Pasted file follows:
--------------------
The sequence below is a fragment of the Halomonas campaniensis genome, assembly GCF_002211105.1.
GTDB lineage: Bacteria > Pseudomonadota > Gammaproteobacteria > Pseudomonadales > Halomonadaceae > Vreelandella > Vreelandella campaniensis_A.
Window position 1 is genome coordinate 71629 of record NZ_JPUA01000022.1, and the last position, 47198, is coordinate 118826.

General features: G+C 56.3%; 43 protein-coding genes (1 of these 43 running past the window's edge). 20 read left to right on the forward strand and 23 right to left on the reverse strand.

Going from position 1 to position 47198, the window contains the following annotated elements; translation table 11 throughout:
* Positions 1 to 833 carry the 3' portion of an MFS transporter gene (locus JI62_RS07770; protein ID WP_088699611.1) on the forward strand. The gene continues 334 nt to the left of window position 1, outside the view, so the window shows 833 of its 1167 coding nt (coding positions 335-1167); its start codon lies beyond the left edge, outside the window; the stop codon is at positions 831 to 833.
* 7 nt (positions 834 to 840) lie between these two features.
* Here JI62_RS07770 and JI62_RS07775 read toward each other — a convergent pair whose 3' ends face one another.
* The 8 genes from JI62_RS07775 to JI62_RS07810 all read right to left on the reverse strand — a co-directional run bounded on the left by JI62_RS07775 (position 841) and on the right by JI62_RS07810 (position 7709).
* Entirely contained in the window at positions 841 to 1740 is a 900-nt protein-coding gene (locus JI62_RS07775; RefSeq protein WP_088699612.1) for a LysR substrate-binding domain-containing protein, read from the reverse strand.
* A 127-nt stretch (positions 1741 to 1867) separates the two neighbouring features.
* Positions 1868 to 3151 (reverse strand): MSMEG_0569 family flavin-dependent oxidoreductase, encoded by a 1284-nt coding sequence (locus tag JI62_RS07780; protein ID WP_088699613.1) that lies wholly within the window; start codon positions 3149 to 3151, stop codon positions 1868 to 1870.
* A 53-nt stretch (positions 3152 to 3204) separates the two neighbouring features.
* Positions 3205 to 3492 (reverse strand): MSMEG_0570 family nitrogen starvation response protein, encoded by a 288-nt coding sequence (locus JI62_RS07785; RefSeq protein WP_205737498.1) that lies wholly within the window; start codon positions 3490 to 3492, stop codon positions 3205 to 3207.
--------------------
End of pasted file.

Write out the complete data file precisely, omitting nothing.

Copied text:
The sequence below is a fragment of the Halomonas campaniensis genome, assembly GCF_002211105.1.
GTDB lineage: Bacteria > Pseudomonadota > Gammaproteobacteria > Pseudomonadales > Halomonadaceae > Vreelandella > Vreelandella campaniensis_A.
Window position 1 is genome coordinate 71629 of record NZ_JPUA01000022.1, and the last position, 47198, is coordinate 118826.

General features: G+C 56.3%; 43 protein-coding genes (1 of these 43 running past the window's edge). 20 read left to right on the forward strand and 23 right to left on the reverse strand.

Going from position 1 to position 47198, the window contains the following annotated elements; translation table 11 throughout:
* Positions 1 to 833 carry the 3' portion of an MFS transporter gene (locus JI62_RS07770; protein ID WP_088699611.1) on the forward strand. The gene continues 334 nt to the left of window position 1, outside the view, so the window shows 833 of its 1167 coding nt (coding positions 335-1167); its start codon lies beyond the left edge, outside the window; the stop codon is at positions 831 to 833.
* 7 nt (positions 834 to 840) lie between these two features.
* Here JI62_RS07770 and JI62_RS07775 read toward each other — a convergent pair whose 3' ends face one another.
* The 8 genes from JI62_RS07775 to JI62_RS07810 all read right to left on the reverse strand — a co-directional run bounded on the left by JI62_RS07775 (position 841) and on the right by JI62_RS07810 (position 7709).
* Entirely contained in the window at positions 841 to 1740 is a 900-nt protein-coding gene (locus JI62_RS07775; RefSeq protein WP_088699612.1) for a LysR substrate-binding domain-containing protein, read from the reverse strand.
* A 127-nt stretch (positions 1741 to 1867) separates the two neighbouring features.
* Positions 1868 to 3151 (reverse strand): MSMEG_0569 family flavin-dependent oxidoreductase, encoded by a 1284-nt coding sequence (locus tag JI62_RS07780; protein ID WP_088699613.1) that lies wholly within the window; start codon positions 3149 to 3151, stop codon positions 1868 to 1870.
* A 53-nt stretch (positions 3152 to 3204) separates the two neighbouring features.
* Positions 3205 to 3492 (reverse strand): MSMEG_0570 family nitrogen starvation response protein, encoded by a 288-nt coding sequence (locus JI62_RS07785; RefSeq protein WP_205737498.1) that lies wholly within the window; start codon positions 3490 to 3492, stop codon positions 3205 to 3207.